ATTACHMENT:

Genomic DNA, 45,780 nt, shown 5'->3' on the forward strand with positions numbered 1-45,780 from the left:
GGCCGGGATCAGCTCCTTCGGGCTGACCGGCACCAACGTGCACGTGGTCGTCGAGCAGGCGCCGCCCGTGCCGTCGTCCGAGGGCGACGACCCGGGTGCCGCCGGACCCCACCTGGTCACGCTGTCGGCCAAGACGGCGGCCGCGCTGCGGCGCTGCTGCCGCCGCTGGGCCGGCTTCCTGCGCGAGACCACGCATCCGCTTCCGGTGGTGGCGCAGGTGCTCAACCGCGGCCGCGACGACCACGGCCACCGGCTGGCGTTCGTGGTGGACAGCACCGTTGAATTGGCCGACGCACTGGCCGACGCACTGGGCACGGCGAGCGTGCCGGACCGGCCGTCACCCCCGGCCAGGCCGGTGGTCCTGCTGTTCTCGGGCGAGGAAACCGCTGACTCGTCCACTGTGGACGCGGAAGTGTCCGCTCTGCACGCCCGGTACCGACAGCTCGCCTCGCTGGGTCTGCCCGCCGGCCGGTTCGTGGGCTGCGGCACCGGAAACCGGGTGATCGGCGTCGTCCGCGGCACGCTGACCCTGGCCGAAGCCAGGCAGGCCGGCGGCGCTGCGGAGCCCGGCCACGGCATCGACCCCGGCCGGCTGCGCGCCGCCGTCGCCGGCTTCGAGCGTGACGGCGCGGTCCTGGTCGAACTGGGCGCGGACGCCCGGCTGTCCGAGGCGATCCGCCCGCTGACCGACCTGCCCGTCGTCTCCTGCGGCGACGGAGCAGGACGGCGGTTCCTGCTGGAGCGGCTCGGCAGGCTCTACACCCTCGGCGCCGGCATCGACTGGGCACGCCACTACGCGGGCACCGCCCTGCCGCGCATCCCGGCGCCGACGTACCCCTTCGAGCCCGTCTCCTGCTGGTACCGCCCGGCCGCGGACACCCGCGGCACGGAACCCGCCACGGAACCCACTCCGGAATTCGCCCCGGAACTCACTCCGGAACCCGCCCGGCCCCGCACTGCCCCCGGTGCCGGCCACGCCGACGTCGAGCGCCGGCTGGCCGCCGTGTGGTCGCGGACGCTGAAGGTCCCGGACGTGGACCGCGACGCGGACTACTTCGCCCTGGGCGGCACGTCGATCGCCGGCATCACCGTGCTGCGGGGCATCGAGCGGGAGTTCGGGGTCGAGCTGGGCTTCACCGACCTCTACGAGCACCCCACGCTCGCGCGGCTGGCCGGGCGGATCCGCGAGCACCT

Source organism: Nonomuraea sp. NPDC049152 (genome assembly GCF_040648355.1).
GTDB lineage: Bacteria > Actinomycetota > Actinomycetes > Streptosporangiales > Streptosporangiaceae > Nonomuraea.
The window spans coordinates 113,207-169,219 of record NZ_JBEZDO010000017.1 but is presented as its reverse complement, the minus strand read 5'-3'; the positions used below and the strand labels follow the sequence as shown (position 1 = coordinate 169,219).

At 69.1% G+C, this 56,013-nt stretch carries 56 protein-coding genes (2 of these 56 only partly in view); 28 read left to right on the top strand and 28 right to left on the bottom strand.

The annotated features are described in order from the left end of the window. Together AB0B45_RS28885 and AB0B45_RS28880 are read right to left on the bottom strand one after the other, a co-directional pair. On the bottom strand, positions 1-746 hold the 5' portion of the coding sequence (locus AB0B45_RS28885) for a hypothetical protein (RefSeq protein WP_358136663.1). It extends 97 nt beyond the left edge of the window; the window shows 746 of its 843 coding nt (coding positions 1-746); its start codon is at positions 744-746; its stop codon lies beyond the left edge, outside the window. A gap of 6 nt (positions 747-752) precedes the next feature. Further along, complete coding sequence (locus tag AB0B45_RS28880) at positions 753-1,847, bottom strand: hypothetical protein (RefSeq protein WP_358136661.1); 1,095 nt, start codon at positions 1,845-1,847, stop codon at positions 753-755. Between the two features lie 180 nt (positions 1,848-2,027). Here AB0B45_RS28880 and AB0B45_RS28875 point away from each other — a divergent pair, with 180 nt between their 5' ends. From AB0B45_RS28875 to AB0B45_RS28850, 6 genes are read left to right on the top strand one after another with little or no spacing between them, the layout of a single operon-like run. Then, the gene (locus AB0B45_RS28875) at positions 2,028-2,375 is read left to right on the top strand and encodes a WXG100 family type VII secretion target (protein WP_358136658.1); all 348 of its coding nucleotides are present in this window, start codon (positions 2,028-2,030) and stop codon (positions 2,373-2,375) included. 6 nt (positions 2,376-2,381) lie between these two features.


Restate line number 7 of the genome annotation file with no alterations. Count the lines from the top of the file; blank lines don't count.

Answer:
The annotated features are described in order from the left end of the window. Together AB0B45_RS28885 and AB0B45_RS28880 are read right to left on the bottom strand one after the other, a co-directional pair. On the bottom strand, positions 1-746 hold the 5' portion of the coding sequence (locus AB0B45_RS28885) for a hypothetical protein (RefSeq protein WP_358136663.1). It extends 97 nt beyond the left edge of the window; the window shows 746 of its 843 coding nt (coding positions 1-746); its start codon is at positions 744-746; its stop codon lies beyond the left edge, outside the window. A gap of 6 nt (positions 747-752) precedes the next feature. Further along, complete coding sequence (locus tag AB0B45_RS28880) at positions 753-1,847, bottom strand: hypothetical protein (RefSeq protein WP_358136661.1); 1,095 nt, start codon at positions 1,845-1,847, stop codon at positions 753-755. Between the two features lie 180 nt (positions 1,848-2,027). Here AB0B45_RS28880 and AB0B45_RS28875 point away from each other — a divergent pair, with 180 nt between their 5' ends. From AB0B45_RS28875 to AB0B45_RS28850, 6 genes are read left to right on the top strand one after another with little or no spacing between them, the layout of a single operon-like run. Then, the gene (locus AB0B45_RS28875) at positions 2,028-2,375 is read left to right on the top strand and encodes a WXG100 family type VII secretion target (protein WP_358136658.1); all 348 of its coding nucleotides are present in this window, start codon (positions 2,028-2,030) and stop codon (positions 2,373-2,375) included. 6 nt (positions 2,376-2,381) lie between these two features.